“There were 100 new hyperscale data centers opened in the last eight quarters, with 26 of those being in the first half of this year,” said at the time. “ has caused some logistical issues but these are robust numbers, demonstrating the underlying strength of the services that are driving these investments.”
Hyperscale growth is expected to be highly resistant to the COVID-19 pandemic, as increases in digital transformation, remote work, online education and overall internet usage have risen sharply since March. By the end of this year, Cisco Systems estimated (before the pandemic - which may only intensify the result) that of all the data traffic on Earth will pass through a hyperscale facility. That’s 53% of all internet traffic passing through fewer than 10% of the data centres.
What makes a data centre hyperscale?
The term hyperscale isn’t a protected one, and the lines between hyperscale facilities and enterprise, colocation and telecom data centres can sometimes become blurred. However, there are a few widely agreed-upon characteristics that separate hyperscale facilities from their counterparts:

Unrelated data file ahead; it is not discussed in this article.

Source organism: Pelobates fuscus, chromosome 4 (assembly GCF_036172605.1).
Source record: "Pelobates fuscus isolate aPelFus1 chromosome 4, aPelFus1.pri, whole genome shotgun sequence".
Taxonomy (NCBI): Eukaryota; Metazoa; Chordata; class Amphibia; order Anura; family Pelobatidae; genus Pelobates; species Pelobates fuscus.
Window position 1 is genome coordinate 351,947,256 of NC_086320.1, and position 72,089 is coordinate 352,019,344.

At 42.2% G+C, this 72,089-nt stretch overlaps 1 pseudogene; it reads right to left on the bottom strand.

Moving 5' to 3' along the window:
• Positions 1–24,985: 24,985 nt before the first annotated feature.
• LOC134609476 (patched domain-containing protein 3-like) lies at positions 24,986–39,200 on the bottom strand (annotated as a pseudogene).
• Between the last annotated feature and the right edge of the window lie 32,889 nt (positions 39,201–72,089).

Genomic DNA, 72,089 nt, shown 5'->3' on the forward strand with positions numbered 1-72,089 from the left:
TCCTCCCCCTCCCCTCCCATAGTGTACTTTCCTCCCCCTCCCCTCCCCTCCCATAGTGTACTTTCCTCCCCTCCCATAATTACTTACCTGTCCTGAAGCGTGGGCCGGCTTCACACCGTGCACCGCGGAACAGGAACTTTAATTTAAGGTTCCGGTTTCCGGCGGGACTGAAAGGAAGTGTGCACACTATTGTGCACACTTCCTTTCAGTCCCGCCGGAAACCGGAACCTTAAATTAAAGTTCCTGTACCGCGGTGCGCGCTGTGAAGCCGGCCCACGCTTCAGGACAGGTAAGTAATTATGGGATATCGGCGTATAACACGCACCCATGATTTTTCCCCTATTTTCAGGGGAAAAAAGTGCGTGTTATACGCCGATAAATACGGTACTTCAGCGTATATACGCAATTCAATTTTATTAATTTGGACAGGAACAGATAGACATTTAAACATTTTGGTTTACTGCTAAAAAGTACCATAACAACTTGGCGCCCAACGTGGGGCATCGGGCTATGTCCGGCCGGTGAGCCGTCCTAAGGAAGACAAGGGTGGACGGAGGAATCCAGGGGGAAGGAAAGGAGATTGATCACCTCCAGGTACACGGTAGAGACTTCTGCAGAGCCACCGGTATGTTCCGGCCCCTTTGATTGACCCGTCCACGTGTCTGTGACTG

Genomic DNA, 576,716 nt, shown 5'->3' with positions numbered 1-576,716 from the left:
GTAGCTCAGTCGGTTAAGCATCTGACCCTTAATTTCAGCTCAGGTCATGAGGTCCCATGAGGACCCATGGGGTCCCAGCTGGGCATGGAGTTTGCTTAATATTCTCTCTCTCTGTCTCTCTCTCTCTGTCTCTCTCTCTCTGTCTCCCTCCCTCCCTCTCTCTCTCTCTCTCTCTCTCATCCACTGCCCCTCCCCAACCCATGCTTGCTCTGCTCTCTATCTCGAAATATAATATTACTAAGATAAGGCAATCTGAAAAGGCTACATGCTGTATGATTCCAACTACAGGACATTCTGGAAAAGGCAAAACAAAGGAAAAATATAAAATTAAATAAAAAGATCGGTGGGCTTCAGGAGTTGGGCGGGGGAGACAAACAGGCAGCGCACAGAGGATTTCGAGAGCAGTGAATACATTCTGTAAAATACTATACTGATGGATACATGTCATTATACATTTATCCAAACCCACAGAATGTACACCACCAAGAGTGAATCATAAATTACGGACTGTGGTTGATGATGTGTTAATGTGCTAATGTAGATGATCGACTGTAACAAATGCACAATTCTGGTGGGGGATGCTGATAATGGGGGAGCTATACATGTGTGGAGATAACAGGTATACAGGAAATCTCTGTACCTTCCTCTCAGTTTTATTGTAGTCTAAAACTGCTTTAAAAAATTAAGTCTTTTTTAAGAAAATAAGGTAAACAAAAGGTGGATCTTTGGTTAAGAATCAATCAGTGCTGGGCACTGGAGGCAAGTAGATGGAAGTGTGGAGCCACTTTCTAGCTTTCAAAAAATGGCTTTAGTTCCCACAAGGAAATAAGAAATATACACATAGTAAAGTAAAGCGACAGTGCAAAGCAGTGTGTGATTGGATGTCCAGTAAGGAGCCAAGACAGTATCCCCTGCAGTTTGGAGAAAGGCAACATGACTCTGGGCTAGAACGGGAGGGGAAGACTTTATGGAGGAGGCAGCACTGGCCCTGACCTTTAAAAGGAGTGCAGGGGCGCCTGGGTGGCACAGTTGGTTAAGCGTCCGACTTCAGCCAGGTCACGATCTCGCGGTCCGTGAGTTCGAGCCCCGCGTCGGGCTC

Hyperscale data centres are owned and operated by the companies they support, usually a Tier One operator like AWS, Apple or Facebook, as opposed to a Colocation data centre, which leases its capacity to third parties.
“We are moving from a situation where data centre capacity was built out in a rather haphazard, demand-driven way to one that is more deliberate and focused on efficiency and effectiveness” -
Hyperscale facilities are big. Most experts tend to agree that any data centre with more than 500 cabinets, or at least 10,000 square feet of floor space, is a hyperscaler. Usually, a facility with 40MW or less capacity is considered to be an enterprise data centre.
Hyperscale facilities have the ability to get much, much bigger. Think about scale as a verb. Hyperscale data centres are built to be expanded to meet the ever-growing demands of the companies that build them.
The ability to function at hyperscale. The potential challenges of handling such huge quantities of data mean that hyperscale facilities are designed to a different standard than smaller data centres.
The expansion of the edge